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Though senior Landri James thought she and her boyfriend would last, they broke up recently after eight years together. 

College is a time for exploration, a time to grow and learn about yourself. It’s an exciting time, but it comes with challenges. Balancing school work, social obligations, extracurricular activities and having fun can be quite the challenge. Add a significant other to the mix, and the challenge can become even more complex.

Relationships create questions about the future. Forever is a lot of time to think about when the journey of life has just begun, so the question is: will your college relationship last forever? Randy Moredock, a relationship counselor in Lawrence, said young couples need to mutually agree on a path forward, if the relationship will continue after school.

“I think there has to be that acknowledgement, that moment where you have to decide what you’re going to do,” he said. “I think that there has to be honest dialogue about ‘Are we going in the same direction?’ There has to be a sense of understanding on what we’re agreeing to do, and are we both buying into this?”

Landri James, a senior transfer student from Haskell Indian Nations University, offered a different perspective on college relationships after recently breaking up with her boyfriend, whom she dated through high school and her time in college.

“We broke up once before, when I was at Haskell,” she said. "I was a freshman, it was an exciting time. He just couldn’t trust me, being away at school. When I got to Haskell, I think he just knew what it was like to be a freshman.”

James said she and her boyfriend broke up this year, due to trust issues re-emerging.

“We’ve been happy for the last six or seven years," she said. "We were together my entire time at KU. Honestly, I don’t know if I could have made it without him. Just small things like getting me food, giving me rides when I needed them, he was just there for me. I think he still couldn’t trust me after the first time we broke up.”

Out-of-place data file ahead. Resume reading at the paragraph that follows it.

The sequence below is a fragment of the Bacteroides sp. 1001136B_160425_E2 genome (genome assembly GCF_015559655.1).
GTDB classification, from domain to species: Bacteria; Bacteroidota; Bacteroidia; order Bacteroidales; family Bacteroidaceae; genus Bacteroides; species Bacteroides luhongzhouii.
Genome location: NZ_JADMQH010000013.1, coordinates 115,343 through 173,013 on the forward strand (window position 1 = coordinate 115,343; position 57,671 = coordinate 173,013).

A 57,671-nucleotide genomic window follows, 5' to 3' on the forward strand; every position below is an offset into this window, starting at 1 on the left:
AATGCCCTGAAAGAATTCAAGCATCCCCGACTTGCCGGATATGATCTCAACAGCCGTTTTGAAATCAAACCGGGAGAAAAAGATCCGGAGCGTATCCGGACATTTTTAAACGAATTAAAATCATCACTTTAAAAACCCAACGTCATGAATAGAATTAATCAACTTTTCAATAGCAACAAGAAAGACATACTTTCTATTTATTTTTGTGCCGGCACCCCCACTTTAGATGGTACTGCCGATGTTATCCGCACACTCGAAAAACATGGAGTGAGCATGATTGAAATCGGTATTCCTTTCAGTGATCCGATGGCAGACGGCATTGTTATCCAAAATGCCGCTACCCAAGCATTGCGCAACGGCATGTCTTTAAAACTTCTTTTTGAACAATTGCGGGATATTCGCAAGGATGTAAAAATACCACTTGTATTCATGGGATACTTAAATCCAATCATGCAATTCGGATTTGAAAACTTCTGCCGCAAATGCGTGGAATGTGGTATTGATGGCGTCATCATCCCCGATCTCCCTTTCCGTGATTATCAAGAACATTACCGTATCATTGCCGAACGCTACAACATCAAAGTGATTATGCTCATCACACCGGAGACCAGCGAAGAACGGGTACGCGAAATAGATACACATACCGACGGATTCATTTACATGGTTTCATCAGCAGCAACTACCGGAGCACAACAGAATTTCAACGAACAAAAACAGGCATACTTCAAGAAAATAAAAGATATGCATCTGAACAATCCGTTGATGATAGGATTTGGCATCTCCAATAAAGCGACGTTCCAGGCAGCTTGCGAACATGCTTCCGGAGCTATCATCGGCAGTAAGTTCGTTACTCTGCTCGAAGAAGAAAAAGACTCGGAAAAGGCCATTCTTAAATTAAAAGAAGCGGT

Moredock, who spent many years as a college counselor, said young couples should make sure they know what they’re agreeing to when moving forward with a relationship.

“One of things I’ve seen that is very destructive to relationship is a person will say, ‘I’m going to do this for you,''' he said. "Then, if it doesn’t work out or the person isn’t adjusting well to this new place then that can cause a lot of problems."

Moredock said relationships in college are unique in the various challenges young couples face as they work towards a future.

“The unique qualities about college relationships is you’re not sure what’s going to happen afterwards,” he said. “You may have one person who’s an engineering major and another who’s a psych major and they both have different things they want to do. The psych major might want to go and get a PhD, and the engineering major might say, ‘Hey, I have this really unique opportunity to work in Bahrain, in oil fields and I don’t want to pass that up.’ There has to be a lot of discussion in terms of, ‘We want to keep this thing going long distance, but how do we do that?’”  

James said she believed her relationship would last, but is ready for the future without her boyfriend.

“I really did think we would be together forever," she said. "We were going to get married, we were planning our wedding and everything. I put so much energy into him and I was loyal to him, but he still accused me of cheating. Now I can focus on larger things, I can actually enjoy myself and other people.”

Moredock said couples in college face a great deal of uncertainty when it comes to the future. This is even further complicated by the personal development that many students experience over the course of college.

“Sometimes somebody you meet as a freshman may not grow in the same direction or at the same rate as you,” he said.

Moredock’s advice to all college students, single or dating, is to keep an open mind, be patient and have fun.

“Being in a college relationship is a guess," he said. "You have all this stuff that is available to do. It’s just a fun time, it’s a very alive time. To the extent you can find somebody who enjoys the same stuff you do and wants to be a part of your journey, and whether that will last forever, nobody knows for sure.”

— Edited by Ashley Hocking